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A 43-year-old member asked:

how is manic depression different from bipolar disorder?

2 doctor answers7 doctors weighed in
Dr. Douglas Bey
Psychiatry 57 years experience
Same thing: Manic depression is the old term 4 the same illness.
Dr. Andrew Berry
Clinical Psychology 14 years experience
NOT REALLY: The terms are interchangable. Bipolar I and bipolar II, In the first, manic phases are more severe, and in the second, depressive phases are more severe. There is also cyclothymia which is a low grade version of bipolar disorder in general, where mood swings are not as severe in either direction, manic or depressive. No one knows how it develops, other than a mystery of genetic confluence.

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A 43-year-old member asked:

How do I know if I have postpartum depression?

6 doctor answers15 doctors weighed in
Dr. Stephen Scarantino
Obstetrics and Gynecology 26 years experience
You may not know...: It is easy to feel overwhelmed as a new mother--reach out! i would recommend speaking with your obstetrician or social worker at the hospital you had delivered at and informing him/her of your current state of mind and how you are feeling. You should not feel ashamed to talk with your family or doctor about how you are feeling nor should any of your symptoms be dismissed or taken lightly.
A member asked:

What are the symptoms of postpartum depression?

8 doctor answers20 doctors weighed in
Dr. Sue Hall
Dr. Sue Hallanswered
Pediatrics 38 years experience
Sad and tired: If you find yourself constantly exhausted, unable to sleep, sad at a time when you should be happy with your new baby, not interested in eating, having mood swings, worrying or thinking about harming your baby, you could have postpartum depression. This occurs in 10-20% of women within the first few months after birth. It's more likely if you've had depression before or are under stress.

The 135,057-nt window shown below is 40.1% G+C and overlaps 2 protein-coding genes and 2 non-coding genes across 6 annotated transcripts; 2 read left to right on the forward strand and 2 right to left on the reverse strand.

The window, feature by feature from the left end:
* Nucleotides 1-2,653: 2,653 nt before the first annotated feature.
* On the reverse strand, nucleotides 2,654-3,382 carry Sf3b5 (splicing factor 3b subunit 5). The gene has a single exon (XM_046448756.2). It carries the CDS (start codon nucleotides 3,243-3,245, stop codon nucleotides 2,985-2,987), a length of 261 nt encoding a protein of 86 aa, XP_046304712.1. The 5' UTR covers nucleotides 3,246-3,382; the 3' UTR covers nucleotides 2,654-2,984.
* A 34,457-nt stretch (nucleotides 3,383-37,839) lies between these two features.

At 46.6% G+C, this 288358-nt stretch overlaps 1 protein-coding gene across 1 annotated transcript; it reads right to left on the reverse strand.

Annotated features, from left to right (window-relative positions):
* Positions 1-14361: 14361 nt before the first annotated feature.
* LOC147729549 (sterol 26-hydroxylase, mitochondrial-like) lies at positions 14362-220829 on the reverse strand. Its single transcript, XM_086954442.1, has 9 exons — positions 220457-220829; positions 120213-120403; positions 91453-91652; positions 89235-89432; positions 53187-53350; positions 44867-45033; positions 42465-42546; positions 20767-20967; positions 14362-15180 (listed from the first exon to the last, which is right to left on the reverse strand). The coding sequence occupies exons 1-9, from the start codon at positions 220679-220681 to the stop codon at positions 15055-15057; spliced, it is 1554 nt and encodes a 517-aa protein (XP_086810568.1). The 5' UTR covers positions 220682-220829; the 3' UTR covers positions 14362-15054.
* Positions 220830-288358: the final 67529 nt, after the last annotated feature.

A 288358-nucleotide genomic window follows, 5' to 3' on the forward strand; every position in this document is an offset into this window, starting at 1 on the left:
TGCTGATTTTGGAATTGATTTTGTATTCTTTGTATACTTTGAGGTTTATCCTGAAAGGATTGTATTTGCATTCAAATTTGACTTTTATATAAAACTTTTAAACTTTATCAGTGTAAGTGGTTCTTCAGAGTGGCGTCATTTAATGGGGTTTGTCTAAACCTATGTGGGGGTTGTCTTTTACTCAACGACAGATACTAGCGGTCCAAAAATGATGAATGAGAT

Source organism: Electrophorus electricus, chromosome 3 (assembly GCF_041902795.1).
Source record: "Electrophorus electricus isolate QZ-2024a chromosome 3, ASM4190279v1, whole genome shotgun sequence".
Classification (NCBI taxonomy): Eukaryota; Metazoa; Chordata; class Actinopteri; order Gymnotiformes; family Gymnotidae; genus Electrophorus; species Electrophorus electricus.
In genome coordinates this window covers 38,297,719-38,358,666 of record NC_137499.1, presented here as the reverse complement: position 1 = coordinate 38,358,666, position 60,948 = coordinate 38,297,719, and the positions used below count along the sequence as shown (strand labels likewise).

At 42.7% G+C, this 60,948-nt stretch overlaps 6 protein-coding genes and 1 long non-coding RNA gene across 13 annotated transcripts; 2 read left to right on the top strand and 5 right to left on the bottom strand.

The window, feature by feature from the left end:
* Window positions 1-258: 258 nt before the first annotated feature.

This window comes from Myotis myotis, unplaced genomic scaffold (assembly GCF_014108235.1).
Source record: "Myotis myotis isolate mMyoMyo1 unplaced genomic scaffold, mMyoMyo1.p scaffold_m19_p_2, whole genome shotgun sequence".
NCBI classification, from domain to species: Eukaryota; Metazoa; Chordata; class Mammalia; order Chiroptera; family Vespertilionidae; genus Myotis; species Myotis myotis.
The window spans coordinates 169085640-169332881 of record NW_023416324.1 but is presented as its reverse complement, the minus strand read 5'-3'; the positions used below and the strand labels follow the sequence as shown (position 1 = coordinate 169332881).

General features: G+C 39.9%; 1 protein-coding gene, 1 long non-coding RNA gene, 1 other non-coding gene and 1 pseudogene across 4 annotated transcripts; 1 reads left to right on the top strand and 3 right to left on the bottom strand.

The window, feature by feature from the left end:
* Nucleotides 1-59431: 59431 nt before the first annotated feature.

A member asked:

What are the risk factors for postpartum depression?

2 doctor answers10 doctors weighed in
Dr. David Fein
Specializes in Preventive Medicine
Depression history: The most common risk factors for post-partum depression are a previous or current treatment for clinical depression, or a family history of clinical depression. However, many women with no risk factors may see their "baby blues" progress to something more...And they should not hesitate to contact their OB for treatment.
A 36-year-old member asked:

How do I know if I am at risk for postpartum depression?

3 doctor answers11 doctors weighed in
Dr. Padmavati Garvey
A Verified Doctoranswered
A US doctor answeredLearn more
Risk factors: Some risk factors would be history of depression in the past. Not having a supportive partner or family.
A 35-year-old member asked:

What are the barriers to getting professional help for postpartum depression?

3 doctor answers10 doctors weighed in
Dr. Carla Enriquez
Pediatrics 50 years experience
Recognition: Too many people don't see the severity of ppd, or play it down as "baby blues." PPD is common and can be severe. If there is a personal or family history of ppd, depression or anxiety in pregnant woman, then the subject should be brought up regularly with the obstetrician or midwife. Be aware there are numerous help site for this condition. http://www.ppdsupportpage.com/.

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Last updated May 14, 2015
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